Were non-Blaine-based businesses lured here through processes administered by our civil servants using Blaine taxpayer dollars?
As a newcomer to Blaine, I confess my surprise at the official approach to attracting vendors to Blaine-sponsored events. Apparently, it's through existing lists and ill-broadcast applications available through several entities, including the visitor center, the chamber of commerce and at least one Blaine city staff person. (The process is not documented anywhere that I can discover.) Where’s the purposeful outreach to Blaine business licensees, so that business owners who pay for licenses to conduct business in Blaine – to generate revenue in Blaine – are invited, encouraged and supported by active inclusion in Blaine (taxpayer dollar)-sponsored events?
I recommend a thoughtful overhaul of the existing process, so that each and every business licensee becomes known to Blaine civil servants. With every new business license, a new (and some existing) licensee needs guidance and direction about how to participate in community events paid for by Blaine taxpayers.
Event participation options by businesses licensed to do business in Blaine must become more widely known, more thoughtfully encouraged. Millions of tourist dollars will be spent in this geography over the coming years. Blaine businesses deserve as many opportunities as our civil servants can identify or create, to participate in that revenue stream.
Blaine Community Theater (BCT) extends a huge thank you to Jim Kenoyer and the custodial staff of Blaine school district for their patience and help with our production of “The Gift.” We really appreciate the standard they maintain for upkeep of the buildings and grounds.
Another huge thank you to the Blaine merchants who bought ads in our program. Please shop and dine out locally – we need each other! Thanks too, to the patrons who came to see the show. Without you, where would we be? Come join the fun of community theater. Our next meeting is Monday, May 3, at 7 p.m. at 1147 4th Street. For info, call 392-0582.
Mel Finnson, VP,
Blaine Community Theater
We’ve heard countless rumors over the past two and a half years that our cafe, Blackberry House is closed, or that we're having to close down. Stop the rumors! One woman even came in and said she hadn't been in for a year because someone told her we were closed.
We are actually very much open, thriving, and would love to have you come enjoy our homemade soup, sandwiches, coffee, amazing cinnamon rolls and more!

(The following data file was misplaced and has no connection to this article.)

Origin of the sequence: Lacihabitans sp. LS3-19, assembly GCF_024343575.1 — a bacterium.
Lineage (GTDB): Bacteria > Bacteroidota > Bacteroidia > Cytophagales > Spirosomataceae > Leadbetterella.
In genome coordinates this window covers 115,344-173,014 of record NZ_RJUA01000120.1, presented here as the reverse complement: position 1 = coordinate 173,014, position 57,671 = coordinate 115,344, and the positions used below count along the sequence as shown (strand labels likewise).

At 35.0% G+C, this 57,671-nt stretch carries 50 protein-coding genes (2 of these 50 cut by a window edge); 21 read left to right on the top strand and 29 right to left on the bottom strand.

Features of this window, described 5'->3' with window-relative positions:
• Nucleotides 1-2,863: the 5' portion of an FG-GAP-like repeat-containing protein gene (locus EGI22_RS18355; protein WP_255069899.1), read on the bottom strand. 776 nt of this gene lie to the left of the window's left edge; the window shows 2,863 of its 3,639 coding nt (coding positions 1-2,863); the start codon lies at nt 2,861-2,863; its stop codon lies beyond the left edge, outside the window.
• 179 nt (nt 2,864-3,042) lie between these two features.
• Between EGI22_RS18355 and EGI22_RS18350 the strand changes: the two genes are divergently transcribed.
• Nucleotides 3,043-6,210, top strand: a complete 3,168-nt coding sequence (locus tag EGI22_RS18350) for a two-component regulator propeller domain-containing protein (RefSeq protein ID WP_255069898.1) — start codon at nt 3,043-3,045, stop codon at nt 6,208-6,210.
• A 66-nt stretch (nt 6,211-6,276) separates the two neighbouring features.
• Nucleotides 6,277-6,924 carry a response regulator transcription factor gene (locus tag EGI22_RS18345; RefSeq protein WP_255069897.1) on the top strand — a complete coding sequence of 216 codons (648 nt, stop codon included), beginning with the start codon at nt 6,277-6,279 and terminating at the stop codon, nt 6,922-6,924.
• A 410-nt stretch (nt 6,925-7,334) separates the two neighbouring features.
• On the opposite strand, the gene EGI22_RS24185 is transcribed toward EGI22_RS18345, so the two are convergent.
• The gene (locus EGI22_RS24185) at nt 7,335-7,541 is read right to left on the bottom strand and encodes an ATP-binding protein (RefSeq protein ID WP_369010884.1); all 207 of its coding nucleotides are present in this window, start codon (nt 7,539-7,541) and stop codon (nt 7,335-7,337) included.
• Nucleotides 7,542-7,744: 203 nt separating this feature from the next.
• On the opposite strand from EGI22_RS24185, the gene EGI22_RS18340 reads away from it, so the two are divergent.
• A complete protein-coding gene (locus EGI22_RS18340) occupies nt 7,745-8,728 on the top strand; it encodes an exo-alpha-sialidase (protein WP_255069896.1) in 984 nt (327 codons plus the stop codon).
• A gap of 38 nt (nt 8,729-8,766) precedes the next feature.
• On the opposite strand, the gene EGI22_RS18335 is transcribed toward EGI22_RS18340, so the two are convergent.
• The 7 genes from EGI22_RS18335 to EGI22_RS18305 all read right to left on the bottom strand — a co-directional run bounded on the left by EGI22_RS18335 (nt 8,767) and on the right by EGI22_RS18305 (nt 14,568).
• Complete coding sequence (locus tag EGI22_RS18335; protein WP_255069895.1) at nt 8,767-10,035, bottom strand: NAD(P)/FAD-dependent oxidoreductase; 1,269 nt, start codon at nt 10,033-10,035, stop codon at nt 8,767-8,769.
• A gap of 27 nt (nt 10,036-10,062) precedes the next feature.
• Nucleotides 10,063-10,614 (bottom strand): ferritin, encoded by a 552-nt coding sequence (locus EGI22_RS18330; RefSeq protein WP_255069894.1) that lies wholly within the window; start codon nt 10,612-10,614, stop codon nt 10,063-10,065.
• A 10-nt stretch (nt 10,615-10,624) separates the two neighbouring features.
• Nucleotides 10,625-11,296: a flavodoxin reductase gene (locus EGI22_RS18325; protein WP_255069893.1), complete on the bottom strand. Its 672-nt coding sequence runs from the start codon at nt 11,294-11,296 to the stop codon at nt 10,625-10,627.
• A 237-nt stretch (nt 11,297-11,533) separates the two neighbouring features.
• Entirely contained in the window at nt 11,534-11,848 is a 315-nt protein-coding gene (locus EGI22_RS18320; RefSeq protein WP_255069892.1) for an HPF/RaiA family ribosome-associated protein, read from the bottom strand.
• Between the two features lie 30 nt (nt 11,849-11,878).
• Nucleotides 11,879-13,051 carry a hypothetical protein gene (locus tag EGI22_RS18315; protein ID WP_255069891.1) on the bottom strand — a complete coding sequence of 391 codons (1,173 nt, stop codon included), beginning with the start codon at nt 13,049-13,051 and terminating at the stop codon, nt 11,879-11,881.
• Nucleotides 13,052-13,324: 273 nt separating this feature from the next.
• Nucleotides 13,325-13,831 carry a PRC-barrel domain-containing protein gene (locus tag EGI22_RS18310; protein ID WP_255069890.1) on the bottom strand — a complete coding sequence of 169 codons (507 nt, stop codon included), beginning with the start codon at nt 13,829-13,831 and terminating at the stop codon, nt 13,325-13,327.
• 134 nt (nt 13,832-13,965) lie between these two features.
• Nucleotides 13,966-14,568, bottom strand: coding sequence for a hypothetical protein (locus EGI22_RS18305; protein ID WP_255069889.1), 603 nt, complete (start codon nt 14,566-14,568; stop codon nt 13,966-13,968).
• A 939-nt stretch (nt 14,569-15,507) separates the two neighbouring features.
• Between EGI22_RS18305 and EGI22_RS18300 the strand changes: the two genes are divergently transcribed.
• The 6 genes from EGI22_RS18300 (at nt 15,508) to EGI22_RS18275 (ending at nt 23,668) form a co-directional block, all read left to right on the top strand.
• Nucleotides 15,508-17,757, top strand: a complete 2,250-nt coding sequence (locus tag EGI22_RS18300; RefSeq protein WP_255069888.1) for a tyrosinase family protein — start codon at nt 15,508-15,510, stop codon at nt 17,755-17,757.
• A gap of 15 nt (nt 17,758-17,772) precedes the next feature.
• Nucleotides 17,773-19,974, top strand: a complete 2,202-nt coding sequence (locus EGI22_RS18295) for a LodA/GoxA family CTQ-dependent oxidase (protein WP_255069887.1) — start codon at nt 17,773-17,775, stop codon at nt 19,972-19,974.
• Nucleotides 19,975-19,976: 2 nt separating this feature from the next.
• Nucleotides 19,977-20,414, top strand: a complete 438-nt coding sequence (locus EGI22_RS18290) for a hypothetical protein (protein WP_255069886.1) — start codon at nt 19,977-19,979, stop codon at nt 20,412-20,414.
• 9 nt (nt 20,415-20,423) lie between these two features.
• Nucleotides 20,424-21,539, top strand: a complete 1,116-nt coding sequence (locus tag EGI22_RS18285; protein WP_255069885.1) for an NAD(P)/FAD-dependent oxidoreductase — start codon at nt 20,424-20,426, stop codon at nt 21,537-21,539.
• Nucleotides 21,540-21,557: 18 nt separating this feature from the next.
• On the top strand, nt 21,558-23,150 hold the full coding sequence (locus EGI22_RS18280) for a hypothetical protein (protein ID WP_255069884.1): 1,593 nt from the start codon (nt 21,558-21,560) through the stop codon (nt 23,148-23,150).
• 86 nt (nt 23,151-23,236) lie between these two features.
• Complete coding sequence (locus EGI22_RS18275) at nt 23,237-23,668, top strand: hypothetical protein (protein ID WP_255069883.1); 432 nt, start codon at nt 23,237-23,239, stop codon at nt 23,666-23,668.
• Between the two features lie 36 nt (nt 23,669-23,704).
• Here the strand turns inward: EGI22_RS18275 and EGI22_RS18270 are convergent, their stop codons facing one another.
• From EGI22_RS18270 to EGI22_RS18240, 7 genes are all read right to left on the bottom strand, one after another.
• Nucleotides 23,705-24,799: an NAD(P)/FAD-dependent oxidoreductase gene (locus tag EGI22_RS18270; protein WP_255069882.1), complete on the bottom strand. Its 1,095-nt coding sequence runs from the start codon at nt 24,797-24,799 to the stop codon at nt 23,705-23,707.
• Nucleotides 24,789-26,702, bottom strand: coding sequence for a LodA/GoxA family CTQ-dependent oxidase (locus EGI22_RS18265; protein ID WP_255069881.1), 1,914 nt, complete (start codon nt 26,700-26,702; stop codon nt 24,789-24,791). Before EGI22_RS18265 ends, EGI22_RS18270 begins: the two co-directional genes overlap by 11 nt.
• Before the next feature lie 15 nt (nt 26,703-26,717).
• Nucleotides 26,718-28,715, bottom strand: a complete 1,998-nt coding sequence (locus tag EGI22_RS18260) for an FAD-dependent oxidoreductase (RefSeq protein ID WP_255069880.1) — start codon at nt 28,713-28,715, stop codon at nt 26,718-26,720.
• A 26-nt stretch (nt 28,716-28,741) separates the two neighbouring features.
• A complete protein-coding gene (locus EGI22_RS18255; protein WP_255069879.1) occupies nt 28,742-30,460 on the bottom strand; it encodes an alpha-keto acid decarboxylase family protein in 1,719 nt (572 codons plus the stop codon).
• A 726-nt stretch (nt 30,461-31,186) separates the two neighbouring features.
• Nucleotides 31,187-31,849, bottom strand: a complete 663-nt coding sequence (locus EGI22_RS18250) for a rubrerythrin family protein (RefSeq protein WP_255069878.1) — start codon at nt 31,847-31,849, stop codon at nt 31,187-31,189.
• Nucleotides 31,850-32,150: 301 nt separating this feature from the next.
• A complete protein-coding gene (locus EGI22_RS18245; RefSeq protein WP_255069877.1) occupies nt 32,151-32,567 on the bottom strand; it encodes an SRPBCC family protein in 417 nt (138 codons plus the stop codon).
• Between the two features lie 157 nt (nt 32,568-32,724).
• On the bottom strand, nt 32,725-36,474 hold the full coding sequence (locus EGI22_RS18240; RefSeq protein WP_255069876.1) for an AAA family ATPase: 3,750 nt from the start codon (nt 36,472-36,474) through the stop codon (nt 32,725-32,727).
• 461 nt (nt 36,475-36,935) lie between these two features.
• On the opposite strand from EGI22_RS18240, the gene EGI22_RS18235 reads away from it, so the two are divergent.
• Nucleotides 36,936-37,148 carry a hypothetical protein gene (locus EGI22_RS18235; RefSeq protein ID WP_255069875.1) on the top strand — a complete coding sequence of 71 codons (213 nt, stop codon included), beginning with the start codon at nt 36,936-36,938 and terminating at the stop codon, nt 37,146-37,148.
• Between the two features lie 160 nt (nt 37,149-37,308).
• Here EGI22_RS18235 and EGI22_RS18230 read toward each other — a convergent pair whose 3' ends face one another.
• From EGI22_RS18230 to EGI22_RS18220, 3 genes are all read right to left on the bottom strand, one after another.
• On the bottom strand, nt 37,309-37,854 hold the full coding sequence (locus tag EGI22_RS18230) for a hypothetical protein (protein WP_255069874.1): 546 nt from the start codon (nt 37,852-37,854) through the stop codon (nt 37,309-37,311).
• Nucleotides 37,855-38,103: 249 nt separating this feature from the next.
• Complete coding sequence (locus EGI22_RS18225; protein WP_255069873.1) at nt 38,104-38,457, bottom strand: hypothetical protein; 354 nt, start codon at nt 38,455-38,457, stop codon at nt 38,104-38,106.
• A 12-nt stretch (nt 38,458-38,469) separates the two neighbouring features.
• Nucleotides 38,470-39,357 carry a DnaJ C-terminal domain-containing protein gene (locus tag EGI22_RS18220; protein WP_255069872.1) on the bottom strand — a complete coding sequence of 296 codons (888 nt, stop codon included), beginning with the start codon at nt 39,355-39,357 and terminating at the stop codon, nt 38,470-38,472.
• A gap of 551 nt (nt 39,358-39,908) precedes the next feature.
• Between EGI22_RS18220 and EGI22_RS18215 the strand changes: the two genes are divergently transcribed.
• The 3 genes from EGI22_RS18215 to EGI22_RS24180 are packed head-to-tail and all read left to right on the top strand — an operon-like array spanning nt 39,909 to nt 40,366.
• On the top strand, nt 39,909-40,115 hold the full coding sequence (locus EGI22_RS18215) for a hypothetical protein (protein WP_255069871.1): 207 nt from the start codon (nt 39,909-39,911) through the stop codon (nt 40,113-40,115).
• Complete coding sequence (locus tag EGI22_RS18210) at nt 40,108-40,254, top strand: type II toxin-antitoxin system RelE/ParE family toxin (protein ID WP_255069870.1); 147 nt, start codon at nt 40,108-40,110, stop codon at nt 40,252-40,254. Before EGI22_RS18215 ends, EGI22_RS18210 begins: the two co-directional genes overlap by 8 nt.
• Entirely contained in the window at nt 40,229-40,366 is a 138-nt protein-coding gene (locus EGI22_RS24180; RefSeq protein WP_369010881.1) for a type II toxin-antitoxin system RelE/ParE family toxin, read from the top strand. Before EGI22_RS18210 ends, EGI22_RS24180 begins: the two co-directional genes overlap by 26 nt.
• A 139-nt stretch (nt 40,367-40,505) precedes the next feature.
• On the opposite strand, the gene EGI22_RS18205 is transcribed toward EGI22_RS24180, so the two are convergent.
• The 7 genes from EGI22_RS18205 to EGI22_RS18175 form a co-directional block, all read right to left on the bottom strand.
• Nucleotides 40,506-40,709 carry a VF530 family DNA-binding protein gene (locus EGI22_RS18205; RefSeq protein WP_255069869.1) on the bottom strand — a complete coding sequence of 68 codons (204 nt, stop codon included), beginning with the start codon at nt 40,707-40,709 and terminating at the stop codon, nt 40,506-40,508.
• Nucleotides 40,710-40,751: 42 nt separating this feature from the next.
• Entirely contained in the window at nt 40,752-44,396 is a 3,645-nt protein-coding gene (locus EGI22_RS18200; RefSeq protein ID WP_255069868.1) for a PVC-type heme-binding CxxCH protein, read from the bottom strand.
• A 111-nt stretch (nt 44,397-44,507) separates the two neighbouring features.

Thank you for supporting us!
Aaron and Kelly Tuski
The Northern Light welcomes letters to the editor; however, the opinions expressed are not those of the editor. Letters must include name, address and daytime telephone number for verification. Letters must not exceed 350 words and may be edited or rejected for reasons of legality, length and good taste. Thank-you letters should be limited to 10 names. A fresh viewpoint on matters of general interest to local readers will increase the likelihood of publication. Writers should avoid personal invective. Unsigned letters will not be accepted for publication. Requests for withholding names will be considered on an individual basis. Only one letter per month from an individual correspondent will be published.
send your letter to:
225 Marine Drive, Blaine, WA 98230 or fax 360/332-2777.
The Northern Light welcomes letters to the editor; however, the opinions expressed are not those of the editor. Letters must include name, address and daytime telephone number for verification. Letters must not exceed 350 words and may be edited or rejected for reasons of legality, length and good taste. Thank you letters are limited to five individuals or groups. A fresh viewpoint on matters of general interest to local readers will increase the likelihood of publication. Writers should avoid personal invective. Unsigned letters will not be accepted for publication. Requests for withholding names will be considered on an individual basis. Only one letter per month from an individual correspondent will be published.
Please email letters to firstname.lastname@example.org